Britain’s Best Affordable Driver’s Car. It’s no small accolade, and each year the winner of our Junior Handling Day contest no doubt bears almost as much significance to the majority of our readers as the usually more hardcore machines that receive the overall Best Driver’s Car title.
So when the current Ford Fiesta ST claimed the top spot over cars such as the Mazda MX-5 and Renault Mégane RS, we knew that this was a particularly special hot supermini. The fact remains, however, that even its ‘affordable’ £22,000 starting price pushes it well out of the realm of possibility for some.
Happily, you don’t have to break the bank to nab a Fiesta ST – you just have to settle for a slightly older model. This, then, is the ST – or rather ST 150 – version of the fifth-generation Fiesta. It tips the scales at just 1137kg, is capable of accelerating from 0-62mph in around eight seconds and can currently be bought for the princely sum of just £1000.
It’s worth noting that if you do only have a grand to spend, you should be prepared to get your hands dirty. At the time of writing, the cheapest car on sale was vaguely claimed to have “a noisy engine” (it could be as trivial as the rockers needing adjustment or as serious as the big end bearings letting go), while the second-cheapest – at £1200 – had a rough idle and looked like it had been dragged through a hedge backwards.
But these are rare problems in the grand scheme of things, and you should be able to find a healthy selection of clean, drivable cars from £1500 and up. As is so often the case with modern fast Fords, however, the boy racer brigade did get its hands on a large proportion of them, so expect to see poorly painted wheels, massive subwoofers, questionable decals and gaping aftermarket exhausts on your journey through the classifieds. We would pick a well-used factory-spec car over a low-mileage example with extensive modifications in this case.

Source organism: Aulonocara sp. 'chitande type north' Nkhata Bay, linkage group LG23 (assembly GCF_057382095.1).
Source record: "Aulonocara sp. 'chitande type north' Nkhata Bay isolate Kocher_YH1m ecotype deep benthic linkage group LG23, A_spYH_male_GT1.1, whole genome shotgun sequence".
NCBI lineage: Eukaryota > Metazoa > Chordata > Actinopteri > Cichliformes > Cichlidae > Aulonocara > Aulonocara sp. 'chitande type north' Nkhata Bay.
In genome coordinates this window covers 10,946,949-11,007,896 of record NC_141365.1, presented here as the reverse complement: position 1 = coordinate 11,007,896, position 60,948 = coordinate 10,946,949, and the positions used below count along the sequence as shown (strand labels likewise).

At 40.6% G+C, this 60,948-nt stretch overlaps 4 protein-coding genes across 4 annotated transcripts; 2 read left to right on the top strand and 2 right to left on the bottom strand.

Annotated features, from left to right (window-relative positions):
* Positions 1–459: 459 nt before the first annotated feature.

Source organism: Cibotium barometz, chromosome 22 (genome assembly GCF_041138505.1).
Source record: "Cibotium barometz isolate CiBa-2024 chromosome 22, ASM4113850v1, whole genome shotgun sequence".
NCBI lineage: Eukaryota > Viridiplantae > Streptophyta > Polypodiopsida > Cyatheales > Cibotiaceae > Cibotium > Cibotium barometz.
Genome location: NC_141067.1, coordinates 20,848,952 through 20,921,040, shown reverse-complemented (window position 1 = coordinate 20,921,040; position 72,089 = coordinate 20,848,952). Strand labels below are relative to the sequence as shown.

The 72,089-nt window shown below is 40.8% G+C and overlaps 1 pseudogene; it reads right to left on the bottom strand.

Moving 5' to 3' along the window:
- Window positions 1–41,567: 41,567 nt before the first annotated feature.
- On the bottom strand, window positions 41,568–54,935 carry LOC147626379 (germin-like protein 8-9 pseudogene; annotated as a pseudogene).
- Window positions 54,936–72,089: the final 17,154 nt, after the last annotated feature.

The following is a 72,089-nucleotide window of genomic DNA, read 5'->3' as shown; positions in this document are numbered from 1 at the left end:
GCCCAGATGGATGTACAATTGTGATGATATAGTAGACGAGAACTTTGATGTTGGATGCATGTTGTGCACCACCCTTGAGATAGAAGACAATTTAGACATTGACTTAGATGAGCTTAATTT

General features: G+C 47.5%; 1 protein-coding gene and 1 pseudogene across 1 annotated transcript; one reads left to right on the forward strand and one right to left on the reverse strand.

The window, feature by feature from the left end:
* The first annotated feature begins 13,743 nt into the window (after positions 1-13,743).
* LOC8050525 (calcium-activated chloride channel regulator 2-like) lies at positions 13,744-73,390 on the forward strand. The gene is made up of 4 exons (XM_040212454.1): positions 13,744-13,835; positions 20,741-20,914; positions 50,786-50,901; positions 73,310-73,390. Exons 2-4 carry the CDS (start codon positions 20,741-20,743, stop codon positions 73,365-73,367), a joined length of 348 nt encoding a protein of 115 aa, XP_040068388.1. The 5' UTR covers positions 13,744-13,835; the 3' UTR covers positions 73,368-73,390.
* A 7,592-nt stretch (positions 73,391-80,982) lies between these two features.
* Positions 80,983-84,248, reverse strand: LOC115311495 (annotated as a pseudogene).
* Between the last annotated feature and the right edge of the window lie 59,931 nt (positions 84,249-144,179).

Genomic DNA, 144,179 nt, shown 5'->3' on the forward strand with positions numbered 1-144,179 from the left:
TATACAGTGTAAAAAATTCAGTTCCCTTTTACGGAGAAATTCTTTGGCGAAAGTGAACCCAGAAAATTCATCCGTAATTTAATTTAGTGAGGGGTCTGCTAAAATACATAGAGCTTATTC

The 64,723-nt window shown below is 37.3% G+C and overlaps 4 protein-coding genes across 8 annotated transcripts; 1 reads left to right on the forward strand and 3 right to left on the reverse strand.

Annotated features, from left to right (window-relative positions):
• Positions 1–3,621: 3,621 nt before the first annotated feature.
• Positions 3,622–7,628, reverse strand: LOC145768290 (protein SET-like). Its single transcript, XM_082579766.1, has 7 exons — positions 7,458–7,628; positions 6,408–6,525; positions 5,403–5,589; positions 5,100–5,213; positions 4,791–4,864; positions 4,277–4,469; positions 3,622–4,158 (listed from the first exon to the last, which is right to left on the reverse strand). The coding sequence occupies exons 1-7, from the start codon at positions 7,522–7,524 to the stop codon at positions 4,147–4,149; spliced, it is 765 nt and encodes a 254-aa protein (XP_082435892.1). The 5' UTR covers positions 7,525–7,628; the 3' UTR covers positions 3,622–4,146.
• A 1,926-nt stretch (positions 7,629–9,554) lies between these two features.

The ST’s naturally aspirated 2.0-litre motor engine sounds like a gargantuan powerplant for a car so small and light, but this was no spicier a lump than that which motivated the humble Mondeo, and it’s often criticised for its lack of character and zip – especially in light of contemporary rivals such as the Renaultsport Clio 182 and Suzuki Swift Sport. But it certainly helps the little Fiesta get down the road quickly enough, and it’s pleasingly durable given the right maintenance. It’s also pretty frugal when you want it to be.
It’s the handling that will really sell you on the ST 150, though, should you be unpersuaded at first glance. The standard Mk5 Fiesta was already among the more dynamically competent models in its segment, and the ST only sweetened the deal.